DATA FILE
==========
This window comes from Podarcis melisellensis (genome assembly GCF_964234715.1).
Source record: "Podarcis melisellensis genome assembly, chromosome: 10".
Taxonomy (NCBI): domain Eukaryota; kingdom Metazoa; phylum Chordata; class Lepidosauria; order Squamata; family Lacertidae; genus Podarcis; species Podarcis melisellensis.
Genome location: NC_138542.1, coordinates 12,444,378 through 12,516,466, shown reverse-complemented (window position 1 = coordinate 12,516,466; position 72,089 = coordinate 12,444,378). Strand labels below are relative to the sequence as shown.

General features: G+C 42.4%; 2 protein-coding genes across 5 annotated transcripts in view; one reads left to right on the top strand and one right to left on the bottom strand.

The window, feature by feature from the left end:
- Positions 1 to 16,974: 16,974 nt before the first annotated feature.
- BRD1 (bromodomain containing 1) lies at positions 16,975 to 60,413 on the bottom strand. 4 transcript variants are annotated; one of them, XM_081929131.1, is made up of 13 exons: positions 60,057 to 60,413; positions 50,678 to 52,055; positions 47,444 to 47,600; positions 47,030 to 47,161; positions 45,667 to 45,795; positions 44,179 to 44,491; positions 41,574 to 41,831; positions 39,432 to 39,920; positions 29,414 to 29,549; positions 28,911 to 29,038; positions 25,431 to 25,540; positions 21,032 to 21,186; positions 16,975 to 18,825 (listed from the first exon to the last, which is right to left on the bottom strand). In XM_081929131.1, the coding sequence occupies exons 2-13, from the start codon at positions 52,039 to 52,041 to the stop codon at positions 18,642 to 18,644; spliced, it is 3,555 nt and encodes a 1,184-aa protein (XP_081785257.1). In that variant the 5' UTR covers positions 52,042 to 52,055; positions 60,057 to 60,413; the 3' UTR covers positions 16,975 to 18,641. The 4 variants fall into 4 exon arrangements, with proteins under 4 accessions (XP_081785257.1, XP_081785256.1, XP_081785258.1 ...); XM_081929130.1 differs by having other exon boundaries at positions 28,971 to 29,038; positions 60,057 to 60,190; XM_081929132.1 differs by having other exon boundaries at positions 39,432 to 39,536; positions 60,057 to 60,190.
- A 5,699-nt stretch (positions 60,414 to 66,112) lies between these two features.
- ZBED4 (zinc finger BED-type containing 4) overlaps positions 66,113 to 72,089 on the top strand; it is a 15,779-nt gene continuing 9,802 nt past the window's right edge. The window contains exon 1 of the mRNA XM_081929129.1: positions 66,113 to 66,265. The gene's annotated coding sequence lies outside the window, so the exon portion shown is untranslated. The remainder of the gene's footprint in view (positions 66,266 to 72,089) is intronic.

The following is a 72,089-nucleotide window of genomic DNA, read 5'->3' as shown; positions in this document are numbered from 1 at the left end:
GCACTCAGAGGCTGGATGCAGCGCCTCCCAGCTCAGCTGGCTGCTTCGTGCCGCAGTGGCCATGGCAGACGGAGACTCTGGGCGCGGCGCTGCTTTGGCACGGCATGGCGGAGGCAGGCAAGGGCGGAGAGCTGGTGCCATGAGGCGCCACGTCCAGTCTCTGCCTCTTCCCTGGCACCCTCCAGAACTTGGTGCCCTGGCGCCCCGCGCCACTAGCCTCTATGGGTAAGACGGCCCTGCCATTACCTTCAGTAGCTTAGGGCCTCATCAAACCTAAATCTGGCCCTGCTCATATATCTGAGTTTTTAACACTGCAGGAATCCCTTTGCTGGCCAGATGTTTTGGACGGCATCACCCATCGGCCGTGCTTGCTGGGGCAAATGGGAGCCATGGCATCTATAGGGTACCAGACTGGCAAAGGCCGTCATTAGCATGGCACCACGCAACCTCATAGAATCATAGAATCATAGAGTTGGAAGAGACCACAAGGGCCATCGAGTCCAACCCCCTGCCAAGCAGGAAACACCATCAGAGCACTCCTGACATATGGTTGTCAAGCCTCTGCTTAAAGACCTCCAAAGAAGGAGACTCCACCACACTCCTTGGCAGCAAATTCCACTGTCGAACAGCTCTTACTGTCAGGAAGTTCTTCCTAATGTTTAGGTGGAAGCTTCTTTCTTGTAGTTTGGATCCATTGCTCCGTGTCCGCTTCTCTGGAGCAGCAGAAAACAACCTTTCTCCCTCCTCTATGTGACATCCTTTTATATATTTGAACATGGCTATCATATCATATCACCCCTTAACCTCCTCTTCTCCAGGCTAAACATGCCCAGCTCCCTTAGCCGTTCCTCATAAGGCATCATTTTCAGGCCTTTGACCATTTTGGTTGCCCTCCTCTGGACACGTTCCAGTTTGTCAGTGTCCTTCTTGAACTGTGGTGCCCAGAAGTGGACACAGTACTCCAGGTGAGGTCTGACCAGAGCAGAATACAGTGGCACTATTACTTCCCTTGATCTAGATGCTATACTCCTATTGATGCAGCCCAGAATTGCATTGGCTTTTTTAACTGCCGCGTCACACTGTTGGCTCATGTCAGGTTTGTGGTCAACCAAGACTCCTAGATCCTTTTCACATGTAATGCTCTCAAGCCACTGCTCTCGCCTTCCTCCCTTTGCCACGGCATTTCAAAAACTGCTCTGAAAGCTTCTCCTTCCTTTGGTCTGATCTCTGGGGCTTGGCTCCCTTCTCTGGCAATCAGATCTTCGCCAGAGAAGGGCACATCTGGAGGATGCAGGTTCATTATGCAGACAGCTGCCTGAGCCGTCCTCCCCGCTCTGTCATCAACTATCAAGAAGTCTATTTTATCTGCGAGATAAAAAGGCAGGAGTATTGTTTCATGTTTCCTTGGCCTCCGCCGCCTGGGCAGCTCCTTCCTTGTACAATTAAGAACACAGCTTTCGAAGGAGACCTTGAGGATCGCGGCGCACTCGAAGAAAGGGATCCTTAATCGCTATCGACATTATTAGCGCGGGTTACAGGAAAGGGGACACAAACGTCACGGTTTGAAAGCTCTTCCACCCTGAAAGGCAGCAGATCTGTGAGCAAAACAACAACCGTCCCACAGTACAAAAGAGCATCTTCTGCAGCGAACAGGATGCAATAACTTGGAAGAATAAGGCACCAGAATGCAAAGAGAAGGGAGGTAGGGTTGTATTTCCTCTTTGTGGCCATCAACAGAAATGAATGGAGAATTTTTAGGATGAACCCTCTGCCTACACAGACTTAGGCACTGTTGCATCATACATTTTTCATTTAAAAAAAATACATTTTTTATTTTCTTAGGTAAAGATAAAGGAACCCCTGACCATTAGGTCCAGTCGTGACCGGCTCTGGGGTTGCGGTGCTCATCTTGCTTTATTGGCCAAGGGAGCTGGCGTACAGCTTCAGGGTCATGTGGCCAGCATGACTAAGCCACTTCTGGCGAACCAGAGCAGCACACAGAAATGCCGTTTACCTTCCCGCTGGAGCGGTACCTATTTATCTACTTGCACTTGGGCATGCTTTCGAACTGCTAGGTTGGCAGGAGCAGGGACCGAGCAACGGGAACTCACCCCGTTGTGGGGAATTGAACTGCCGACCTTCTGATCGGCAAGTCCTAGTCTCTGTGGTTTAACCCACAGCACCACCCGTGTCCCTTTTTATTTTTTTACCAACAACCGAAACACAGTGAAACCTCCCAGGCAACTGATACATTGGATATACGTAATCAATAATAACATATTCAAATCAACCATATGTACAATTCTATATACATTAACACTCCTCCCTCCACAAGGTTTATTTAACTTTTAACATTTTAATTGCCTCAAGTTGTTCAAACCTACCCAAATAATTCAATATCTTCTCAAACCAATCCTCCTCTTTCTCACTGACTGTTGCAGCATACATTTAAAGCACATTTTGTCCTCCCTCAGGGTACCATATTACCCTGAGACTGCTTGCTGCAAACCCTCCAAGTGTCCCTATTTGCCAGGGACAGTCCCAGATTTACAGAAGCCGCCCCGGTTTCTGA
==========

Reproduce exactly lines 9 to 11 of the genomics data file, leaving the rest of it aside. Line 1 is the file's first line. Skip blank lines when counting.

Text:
- A 5,699-nt stretch (positions 60,414 to 66,112) lies between these two features.
- ZBED4 (zinc finger BED-type containing 4) overlaps positions 66,113 to 72,089 on the top strand; it is a 15,779-nt gene continuing 9,802 nt past the window's right edge. The window contains exon 1 of the mRNA XM_081929129.1: positions 66,113 to 66,265. The gene's annotated coding sequence lies outside the window, so the exon portion shown is untranslated. The remainder of the gene's footprint in view (positions 66,266 to 72,089) is intronic.

The following is a 72,089-nucleotide window of genomic DNA, read 5'->3' as shown; positions in this document are numbered from 1 at the left end: